Eating baby spinach has led to dozens of cases of illness in Australia. Nearly 90 people in the state of New South Wales complained of discomfort as of Sunday morning, with at least 33 of them seeking medical attention. At least 20 people went to the emergency room in the state of Victoria. The British daily newspaper "The Guardian" reports on more than 130 people affected.
Accordingly, they suffered from severe nausea, fever, visual impairment, delirium and even heart palpitations and hallucinations. Darren Roberts of the State Poisons Information Center said: "[...] these people are quite ill...to the point of severe hallucinations where they see things that aren't there." In addition, facial redness, a dry mouth and skin irritation also occurred.
The New South Wales Health Board has issued an urgent health warning. Affected products with an expiration date of December 16 are unsafe and should be discarded. Anyone who has eaten the affected spinach and is experiencing symptoms is asked to go to a hospital immediately. The nationwide recall also affects salad and wok mixes sold in Coles, Aldi and Costco stores.
The cause of the numerous health problems is believed to be a weed. According to the assumptions, it was harvested together with the baby spinach and accidentally processed. On Sunday night, the authorities tested the weeds, which presumably came from a farm in Victoria. Australian Deputy Health Minister Ged Kearney said the government was "in constant contact with the authorities charged with investigating the matter".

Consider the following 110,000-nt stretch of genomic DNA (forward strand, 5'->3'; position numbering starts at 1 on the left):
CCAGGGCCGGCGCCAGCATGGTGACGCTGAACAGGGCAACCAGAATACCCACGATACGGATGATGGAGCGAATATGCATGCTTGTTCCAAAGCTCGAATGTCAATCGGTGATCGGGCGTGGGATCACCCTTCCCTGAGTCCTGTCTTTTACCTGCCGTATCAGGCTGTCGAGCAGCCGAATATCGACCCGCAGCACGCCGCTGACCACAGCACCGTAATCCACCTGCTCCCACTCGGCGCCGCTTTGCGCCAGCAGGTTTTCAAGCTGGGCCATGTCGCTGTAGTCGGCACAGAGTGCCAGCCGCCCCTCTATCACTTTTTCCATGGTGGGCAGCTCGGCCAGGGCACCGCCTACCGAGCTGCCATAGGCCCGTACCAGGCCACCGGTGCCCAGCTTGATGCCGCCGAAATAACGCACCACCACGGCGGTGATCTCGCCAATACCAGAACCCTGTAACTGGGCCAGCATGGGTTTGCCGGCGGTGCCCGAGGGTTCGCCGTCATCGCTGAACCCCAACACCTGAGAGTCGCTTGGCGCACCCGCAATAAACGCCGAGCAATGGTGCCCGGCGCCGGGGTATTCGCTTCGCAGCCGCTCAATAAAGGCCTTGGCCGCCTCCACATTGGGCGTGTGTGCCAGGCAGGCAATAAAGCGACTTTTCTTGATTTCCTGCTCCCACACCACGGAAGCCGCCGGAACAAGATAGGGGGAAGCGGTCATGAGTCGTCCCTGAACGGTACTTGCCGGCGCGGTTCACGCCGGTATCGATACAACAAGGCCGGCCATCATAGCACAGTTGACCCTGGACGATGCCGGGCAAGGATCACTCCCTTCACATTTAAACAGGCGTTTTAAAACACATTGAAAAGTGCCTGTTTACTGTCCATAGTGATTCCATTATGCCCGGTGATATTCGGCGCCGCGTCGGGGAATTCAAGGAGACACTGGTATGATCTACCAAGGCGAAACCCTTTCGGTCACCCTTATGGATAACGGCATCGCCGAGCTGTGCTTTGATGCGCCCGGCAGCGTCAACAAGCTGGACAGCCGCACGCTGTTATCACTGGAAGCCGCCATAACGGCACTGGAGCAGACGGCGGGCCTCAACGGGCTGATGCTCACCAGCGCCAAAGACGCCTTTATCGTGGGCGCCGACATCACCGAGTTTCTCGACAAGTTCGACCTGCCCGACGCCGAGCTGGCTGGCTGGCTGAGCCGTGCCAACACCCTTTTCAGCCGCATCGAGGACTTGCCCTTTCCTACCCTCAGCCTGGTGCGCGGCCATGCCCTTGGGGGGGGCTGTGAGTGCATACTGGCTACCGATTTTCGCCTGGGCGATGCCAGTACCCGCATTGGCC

The spinach producer, Riviera Farms, also assumes weed contamination. A company spokesman said immediate action was taken, asking stores to take the products off the shelves, the BBC reports. Other products are not affected by the weed. In addition, Riviera Farms explained that tests are currently being carried out with the weed plants. They want to find out which plant is responsible for the health problems. After all, they want to make sure "that such weed contamination no longer occurs," quotes "The Guardian".
Brett Summerell, senior scientist at the Royal Botanic Gardens in Sydney, said it was difficult to tell the baby spinach and the weed apart. "There are many plants that could cause this -- many weeds related to potatoes and tomatoes." It's probably a nightshade plant. Michael Coote, managing director of the Australian industry association "Ausveg", also said that it was not the spinach itself that led to the health problems. Meanwhile, Summerell warned people not to go in search of the weed to experience the high of consuming it. The scientist clarified that there was “a whole range of really bad health problems” that the weed could trigger.
Sources: BBC, The Guardian